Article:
Fire-affected soils have recently received more attention in soil science because some of the atmospheric CO2 emissions have directly been driven from soils during fires and climate change has increased fire frequency in many ecosystems of Earth. However, low-intensity surface fires and their effects on soil properties have been relatively less studied in comparison to moderate to high-intensity crown fires. In this study, the effect of a surface fire on the chemical and biological properties of soil with a thick organic layer was investigated in a mixed forest stand dominated by Castanea sativa, Fagus orientalis and Pinus nigra ssp. pallasiana in Bursa Province, Turkey. Soil samples were taken from burned and unburned (control) sites in three periods: December 2011, July 2012, and November 2013. Samples were analyzed to determine some chemical and biological properties in the soil. We tested the effect of fire and period on each variable by two-way ANOVA analysis. The results indicated that Nt and OM were not affected by fire, while C / N ratio decreased. The difference between the periods was significant as regards OM and acid phosphatase enzyme activity. Fire resulted in a significant increase in soil pH, Ca, Mg and no significant change in P2O5. Although we found that surface fires limited the effect on soil properties, we concluded that there might be positive interactions between increased available nutrients in the soil and the burning of soil with relatively low severity. Prescribed fire can be proposed as a management tool to mitigate fire risks and short-time enrichment of available soil nutrients in these ecosystems.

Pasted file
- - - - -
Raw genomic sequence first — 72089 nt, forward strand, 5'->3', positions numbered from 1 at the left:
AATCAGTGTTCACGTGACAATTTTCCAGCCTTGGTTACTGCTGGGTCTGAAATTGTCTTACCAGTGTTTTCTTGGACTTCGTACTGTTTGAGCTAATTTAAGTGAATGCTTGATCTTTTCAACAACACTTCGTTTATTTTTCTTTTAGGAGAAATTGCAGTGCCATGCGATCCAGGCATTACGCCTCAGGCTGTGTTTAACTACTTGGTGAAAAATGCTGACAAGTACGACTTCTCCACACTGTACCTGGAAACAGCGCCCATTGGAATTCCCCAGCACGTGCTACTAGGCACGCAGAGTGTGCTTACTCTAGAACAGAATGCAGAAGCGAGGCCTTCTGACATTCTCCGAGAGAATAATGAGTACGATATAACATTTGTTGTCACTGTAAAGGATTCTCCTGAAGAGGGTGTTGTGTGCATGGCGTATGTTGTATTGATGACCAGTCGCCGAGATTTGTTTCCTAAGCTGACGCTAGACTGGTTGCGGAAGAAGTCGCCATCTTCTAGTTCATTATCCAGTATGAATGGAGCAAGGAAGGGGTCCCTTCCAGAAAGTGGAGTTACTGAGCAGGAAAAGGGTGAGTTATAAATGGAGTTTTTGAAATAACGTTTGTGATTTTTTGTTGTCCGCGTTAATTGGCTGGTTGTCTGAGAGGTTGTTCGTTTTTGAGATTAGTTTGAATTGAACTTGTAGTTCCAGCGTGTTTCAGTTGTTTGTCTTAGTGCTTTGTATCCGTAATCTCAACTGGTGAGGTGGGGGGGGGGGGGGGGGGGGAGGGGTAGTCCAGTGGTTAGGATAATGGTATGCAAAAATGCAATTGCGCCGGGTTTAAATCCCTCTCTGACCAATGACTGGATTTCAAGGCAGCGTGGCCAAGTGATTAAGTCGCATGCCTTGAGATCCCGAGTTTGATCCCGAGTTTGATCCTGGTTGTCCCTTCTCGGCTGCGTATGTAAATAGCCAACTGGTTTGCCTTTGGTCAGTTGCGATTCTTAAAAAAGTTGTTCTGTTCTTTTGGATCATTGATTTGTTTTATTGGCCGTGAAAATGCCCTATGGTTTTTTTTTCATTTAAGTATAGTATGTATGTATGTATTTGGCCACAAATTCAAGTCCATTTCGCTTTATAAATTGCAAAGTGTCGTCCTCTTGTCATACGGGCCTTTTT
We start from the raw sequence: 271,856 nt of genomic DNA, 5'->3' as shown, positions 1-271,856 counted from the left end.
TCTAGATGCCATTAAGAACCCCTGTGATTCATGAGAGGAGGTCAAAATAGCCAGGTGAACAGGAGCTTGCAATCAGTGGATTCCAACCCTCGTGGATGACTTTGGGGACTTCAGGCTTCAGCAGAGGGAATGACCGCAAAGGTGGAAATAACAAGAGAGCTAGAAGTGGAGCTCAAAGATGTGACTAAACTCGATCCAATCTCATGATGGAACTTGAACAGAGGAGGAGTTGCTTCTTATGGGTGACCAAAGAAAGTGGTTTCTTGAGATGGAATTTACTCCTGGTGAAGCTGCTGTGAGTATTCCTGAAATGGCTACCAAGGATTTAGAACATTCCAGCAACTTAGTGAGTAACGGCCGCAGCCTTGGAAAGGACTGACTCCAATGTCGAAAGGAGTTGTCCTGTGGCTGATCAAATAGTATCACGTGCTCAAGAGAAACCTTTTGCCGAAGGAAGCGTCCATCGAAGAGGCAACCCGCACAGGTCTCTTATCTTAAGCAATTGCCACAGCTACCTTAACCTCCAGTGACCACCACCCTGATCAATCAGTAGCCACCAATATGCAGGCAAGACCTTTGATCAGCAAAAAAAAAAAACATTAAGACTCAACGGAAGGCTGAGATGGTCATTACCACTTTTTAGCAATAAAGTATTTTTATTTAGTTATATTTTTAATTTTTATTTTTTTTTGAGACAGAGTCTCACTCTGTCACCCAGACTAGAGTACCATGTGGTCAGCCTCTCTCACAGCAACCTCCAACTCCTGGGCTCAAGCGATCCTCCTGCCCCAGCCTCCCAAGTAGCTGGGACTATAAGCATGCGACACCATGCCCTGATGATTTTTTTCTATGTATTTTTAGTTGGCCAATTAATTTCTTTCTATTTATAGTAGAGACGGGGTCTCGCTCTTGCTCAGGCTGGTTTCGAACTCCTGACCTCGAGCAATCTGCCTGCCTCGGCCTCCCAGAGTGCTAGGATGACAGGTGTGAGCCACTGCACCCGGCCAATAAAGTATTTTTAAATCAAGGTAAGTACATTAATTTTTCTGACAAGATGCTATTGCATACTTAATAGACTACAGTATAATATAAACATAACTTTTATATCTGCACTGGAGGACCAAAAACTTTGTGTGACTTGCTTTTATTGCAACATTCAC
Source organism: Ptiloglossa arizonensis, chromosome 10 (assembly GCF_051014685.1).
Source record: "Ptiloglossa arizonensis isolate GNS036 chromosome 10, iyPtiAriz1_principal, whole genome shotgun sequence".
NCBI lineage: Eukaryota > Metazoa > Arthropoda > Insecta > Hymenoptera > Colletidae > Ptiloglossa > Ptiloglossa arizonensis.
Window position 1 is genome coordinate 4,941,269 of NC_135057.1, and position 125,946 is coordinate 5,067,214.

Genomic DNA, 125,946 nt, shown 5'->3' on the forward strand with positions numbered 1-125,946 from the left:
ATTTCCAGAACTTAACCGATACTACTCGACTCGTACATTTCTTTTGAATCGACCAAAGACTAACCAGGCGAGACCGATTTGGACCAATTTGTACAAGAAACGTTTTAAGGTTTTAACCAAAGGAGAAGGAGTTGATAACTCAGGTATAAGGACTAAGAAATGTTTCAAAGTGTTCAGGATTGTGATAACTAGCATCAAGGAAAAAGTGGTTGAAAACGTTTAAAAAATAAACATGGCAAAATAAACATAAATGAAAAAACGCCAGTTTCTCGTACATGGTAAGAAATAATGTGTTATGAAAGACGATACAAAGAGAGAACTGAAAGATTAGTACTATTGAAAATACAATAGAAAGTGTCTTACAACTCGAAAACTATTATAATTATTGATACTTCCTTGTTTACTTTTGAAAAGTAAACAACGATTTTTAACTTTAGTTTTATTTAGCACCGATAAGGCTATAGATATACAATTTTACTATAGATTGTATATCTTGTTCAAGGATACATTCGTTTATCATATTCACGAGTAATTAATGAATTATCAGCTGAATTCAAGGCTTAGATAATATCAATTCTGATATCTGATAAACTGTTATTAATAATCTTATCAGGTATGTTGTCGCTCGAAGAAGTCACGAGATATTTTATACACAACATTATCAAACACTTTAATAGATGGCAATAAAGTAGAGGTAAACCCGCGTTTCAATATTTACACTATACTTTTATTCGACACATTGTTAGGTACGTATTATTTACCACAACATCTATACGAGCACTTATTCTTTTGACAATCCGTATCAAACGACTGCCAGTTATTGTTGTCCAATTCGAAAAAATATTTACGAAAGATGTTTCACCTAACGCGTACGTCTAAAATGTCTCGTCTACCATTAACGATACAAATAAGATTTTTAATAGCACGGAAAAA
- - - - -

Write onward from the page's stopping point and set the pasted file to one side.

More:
|Publication Date||December 26, 2018|
|Published in Issue||Year 2018, Volume 6, Issue 4|